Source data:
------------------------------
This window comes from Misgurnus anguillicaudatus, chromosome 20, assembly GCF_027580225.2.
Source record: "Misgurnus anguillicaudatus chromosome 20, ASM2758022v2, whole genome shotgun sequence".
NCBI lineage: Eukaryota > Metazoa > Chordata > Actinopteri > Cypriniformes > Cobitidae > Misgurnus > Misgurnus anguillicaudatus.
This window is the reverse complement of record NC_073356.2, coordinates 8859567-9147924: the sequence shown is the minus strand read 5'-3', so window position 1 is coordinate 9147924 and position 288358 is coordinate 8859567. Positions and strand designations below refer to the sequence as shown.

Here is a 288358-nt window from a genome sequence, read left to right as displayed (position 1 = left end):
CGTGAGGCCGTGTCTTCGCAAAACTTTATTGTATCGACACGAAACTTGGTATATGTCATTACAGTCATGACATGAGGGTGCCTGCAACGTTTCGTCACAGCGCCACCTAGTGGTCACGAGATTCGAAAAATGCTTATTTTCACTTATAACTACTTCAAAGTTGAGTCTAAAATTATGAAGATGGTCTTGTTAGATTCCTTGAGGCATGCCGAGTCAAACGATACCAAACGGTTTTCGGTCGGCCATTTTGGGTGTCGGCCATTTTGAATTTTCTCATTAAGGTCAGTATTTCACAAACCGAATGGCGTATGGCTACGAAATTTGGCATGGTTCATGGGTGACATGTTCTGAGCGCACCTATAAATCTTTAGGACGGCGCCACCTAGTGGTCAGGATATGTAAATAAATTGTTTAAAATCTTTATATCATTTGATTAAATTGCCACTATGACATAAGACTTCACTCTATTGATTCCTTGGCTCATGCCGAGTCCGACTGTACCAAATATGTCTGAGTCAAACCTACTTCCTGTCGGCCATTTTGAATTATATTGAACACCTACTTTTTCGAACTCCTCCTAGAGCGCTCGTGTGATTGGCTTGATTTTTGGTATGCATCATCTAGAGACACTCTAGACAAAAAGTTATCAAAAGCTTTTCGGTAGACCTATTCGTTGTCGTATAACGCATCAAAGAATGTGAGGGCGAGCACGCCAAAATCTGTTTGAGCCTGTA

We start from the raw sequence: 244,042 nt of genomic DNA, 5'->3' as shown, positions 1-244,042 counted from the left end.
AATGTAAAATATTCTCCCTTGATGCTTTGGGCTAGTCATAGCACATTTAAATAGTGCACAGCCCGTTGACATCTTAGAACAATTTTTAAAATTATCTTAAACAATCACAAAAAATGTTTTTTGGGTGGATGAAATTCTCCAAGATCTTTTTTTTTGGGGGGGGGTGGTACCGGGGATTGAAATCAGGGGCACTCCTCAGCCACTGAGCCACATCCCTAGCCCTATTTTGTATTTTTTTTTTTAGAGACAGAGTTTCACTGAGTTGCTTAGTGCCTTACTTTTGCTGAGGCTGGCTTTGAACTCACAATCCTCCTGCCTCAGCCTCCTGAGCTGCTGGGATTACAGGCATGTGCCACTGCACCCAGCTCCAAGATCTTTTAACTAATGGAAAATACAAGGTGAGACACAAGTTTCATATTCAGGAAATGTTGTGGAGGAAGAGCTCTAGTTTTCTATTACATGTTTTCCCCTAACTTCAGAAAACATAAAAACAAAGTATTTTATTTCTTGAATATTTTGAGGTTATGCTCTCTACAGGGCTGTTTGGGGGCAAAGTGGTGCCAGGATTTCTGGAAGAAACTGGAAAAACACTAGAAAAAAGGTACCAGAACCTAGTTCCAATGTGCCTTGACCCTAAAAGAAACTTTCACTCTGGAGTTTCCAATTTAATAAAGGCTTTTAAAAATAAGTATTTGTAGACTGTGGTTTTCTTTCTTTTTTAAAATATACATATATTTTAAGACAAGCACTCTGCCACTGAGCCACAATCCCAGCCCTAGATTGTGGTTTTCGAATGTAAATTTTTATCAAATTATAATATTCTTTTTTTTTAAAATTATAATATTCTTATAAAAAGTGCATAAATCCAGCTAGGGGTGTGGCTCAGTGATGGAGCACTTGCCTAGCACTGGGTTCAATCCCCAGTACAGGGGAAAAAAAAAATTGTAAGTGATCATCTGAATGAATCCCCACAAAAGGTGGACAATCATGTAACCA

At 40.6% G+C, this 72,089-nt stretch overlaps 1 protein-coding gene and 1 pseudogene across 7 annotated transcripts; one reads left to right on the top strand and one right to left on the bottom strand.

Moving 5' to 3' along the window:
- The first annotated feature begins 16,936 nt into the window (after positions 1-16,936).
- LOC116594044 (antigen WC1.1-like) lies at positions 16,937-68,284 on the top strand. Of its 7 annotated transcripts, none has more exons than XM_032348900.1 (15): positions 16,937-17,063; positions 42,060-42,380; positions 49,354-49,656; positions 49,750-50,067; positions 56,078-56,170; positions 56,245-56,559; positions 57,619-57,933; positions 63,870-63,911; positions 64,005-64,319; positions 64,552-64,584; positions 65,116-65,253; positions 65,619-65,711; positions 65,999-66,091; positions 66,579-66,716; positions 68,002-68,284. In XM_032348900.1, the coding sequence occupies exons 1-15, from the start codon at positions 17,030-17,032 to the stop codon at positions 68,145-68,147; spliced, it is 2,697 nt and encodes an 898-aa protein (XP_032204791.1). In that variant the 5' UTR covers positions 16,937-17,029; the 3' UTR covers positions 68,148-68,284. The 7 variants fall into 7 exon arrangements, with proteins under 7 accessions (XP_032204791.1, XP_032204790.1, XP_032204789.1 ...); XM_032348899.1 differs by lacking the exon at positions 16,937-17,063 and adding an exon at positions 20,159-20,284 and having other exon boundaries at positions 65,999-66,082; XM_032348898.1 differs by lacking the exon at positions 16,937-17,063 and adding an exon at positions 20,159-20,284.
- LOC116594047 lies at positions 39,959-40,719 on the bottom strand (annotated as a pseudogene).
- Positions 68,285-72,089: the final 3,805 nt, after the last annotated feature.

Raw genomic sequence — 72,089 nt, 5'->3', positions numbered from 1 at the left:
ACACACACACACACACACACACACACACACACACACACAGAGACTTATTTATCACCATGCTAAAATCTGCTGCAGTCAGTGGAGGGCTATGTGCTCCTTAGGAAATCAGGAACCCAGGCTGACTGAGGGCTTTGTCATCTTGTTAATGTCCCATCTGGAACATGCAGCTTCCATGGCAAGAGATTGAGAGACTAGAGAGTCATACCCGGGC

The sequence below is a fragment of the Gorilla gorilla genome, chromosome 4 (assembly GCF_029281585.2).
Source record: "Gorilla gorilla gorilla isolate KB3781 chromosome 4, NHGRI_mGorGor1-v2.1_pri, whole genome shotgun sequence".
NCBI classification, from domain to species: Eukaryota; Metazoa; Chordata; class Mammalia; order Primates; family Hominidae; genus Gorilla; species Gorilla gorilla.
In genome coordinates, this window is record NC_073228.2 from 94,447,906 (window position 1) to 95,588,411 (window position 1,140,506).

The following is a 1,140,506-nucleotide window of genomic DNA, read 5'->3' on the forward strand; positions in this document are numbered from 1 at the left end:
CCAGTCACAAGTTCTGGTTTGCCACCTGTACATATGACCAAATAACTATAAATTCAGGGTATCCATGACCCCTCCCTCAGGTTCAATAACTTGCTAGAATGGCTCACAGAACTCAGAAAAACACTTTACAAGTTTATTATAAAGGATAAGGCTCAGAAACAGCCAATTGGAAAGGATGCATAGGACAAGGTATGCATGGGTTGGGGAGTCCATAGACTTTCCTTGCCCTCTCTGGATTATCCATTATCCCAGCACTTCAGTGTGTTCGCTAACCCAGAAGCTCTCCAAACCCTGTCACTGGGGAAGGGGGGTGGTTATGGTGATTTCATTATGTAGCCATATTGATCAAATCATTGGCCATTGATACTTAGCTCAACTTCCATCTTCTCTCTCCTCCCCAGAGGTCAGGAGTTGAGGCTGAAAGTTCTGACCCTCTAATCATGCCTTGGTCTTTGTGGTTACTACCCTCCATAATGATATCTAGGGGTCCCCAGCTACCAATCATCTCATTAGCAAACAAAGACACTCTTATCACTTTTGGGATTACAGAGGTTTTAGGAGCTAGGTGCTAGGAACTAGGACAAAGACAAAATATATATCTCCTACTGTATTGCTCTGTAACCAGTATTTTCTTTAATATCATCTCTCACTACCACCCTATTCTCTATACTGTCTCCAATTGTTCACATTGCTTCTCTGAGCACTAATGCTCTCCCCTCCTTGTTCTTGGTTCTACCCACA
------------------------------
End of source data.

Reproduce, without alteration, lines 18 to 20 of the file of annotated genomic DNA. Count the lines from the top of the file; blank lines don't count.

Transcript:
Source record: "Gorilla gorilla gorilla isolate KB3781 chromosome 4, NHGRI_mGorGor1-v2.1_pri, whole genome shotgun sequence".
NCBI classification, from domain to species: Eukaryota; Metazoa; Chordata; class Mammalia; order Primates; family Hominidae; genus Gorilla; species Gorilla gorilla.
In genome coordinates, this window is record NC_073228.2 from 94,447,906 (window position 1) to 95,588,411 (window position 1,140,506).